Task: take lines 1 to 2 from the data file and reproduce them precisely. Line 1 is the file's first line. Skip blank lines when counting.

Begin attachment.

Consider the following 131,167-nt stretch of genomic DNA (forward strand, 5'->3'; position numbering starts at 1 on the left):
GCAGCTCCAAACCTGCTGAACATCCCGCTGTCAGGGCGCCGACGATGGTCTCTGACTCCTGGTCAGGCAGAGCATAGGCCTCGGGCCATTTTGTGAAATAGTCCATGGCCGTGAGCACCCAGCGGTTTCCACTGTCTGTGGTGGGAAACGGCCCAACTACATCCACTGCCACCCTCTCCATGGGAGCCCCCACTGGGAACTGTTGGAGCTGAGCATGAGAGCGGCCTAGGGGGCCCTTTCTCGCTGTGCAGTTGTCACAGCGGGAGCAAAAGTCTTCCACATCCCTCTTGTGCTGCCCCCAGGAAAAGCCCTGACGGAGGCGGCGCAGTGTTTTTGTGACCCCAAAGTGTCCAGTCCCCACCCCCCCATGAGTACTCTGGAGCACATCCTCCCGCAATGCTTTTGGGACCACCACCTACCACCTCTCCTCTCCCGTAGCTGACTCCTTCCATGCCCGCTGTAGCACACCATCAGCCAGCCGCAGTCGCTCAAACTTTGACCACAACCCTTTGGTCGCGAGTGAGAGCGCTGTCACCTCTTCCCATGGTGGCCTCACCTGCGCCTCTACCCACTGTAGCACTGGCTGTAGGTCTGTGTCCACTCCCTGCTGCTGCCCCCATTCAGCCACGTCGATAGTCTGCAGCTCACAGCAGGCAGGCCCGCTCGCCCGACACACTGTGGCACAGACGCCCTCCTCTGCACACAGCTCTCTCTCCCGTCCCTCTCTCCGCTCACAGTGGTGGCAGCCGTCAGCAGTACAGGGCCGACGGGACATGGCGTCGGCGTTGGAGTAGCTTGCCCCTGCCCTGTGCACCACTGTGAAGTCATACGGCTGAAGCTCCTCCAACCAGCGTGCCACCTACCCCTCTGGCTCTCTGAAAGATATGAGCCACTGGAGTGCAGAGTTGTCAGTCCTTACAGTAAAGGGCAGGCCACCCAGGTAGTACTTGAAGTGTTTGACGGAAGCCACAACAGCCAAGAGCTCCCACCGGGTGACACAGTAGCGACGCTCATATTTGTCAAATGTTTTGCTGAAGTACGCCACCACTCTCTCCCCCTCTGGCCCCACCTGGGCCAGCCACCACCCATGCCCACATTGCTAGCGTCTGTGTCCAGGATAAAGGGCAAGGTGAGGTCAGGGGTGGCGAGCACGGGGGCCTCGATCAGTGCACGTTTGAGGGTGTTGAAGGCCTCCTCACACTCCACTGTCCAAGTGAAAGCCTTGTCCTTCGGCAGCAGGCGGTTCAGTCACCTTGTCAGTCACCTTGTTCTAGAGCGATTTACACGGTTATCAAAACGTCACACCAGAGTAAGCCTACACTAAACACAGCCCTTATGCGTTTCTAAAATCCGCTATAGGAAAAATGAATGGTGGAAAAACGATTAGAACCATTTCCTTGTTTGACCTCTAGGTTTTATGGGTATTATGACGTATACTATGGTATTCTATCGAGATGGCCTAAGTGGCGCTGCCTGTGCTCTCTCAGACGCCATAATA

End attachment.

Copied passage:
Consider the following 131,167-nt stretch of genomic DNA (forward strand, 5'->3'; position numbering starts at 1 on the left):
GCAGCTCCAAACCTGCTGAACATCCCGCTGTCAGGGCGCCGACGATGGTCTCTGACTCCTGGTCAGGCAGAGCATAGGCCTCGGGCCATTTTGTGAAATAGTCCATGGCCGTGAGCACCCAGCGGTTTCCACTGTCTGTGGTGGGAAACGGCCCAACTACATCCACTGCCACCCTCTCCATGGGAGCCCCCACTGGGAACTGTTGGAGCTGAGCATGAGAGCGGCCTAGGGGGCCCTTTCTCGCTGTGCAGTTGTCACAGCGGGAGCAAAAGTCTTCCACATCCCTCTTGTGCTGCCCCCAGGAAAAGCCCTGACGGAGGCGGCGCAGTGTTTTTGTGACCCCAAAGTGTCCAGTCCCCACCCCCCCATGAGTACTCTGGAGCACATCCTCCCGCAATGCTTTTGGGACCACCACCTACCACCTCTCCTCTCCCGTAGCTGACTCCTTCCATGCCCGCTGTAGCACACCATCAGCCAGCCGCAGTCGCTCAAACTTTGACCACAACCCTTTGGTCGCGAGTGAGAGCGCTGTCACCTCTTCCCATGGTGGCCTCACCTGCGCCTCTACCCACTGTAGCACTGGCTGTAGGTCTGTGTCCACTCCCTGCTGCTGCCCCCATTCAGCCACGTCGATAGTCTGCAGCTCACAGCAGGCAGGCCCGCTCGCCCGACACACTGTGGCACAGACGCCCTCCTCTGCACACAGCTCTCTCTCCCGTCCCTCTCTCCGCTCACAGTGGTGGCAGCCGTCAGCAGTACAGGGCCGACGGGACATGGCGTCGGCGTTGGAGTAGCTTGCCCCTGCCCTGTGCACCACTGTGAAGTCATACGGCTGAAGCTCCTCCAACCAGCGTGCCACCTACCCCTCTGGCTCTCTGAAAGATATGAGCCACTGGAGTGCAGAGTTGTCAGTCCTTACAGTAAAGGGCAGGCCACCCAGGTAGTACTTGAAGTGTTTGACGGAAGCCACAACAGCCAAGAGCTCCCACCGGGTGACACAGTAGCGACGCTCATATTTGTCAAATGTTTTGCTGAAGTACGCCACCACTCTCTCCCCCTCTGGCCCCACCTGGGCCAGCCACCACCCATGCCCACATTGCTAGCGTCTGTGTCCAGGATAAAGGGCAAGGTGAGGTCAGGGGTGGCGAGCACGGGGGCCTCGATCAGTGCACGTTTGAGGGTGTTGAAGGCCTCCTCACACTCCACTGTCCAAGTGAAAGCCTTGTCCTTCGGCAGCAGGCGGTTCAGTCACCTTGTCAGTCACCTTGTTCTAGAGCGATTTACACGGTTATCAAAACGTCACACCAGAGTAAGCCTACACTAAACACAGCCCTTATGCGTTTCTAAAATCCGCTATAGGAAAAATGAATGGTGGAAAAACGATTAGAACCATTTCCTTGTTTGACCTCTAGGTTTTATGGGTATTATGACGTATACTATGGTATTCTATCGAGATGGCCTAAGTGGCGCTGCCTGTGCTCTCTCAGACGCCATAATA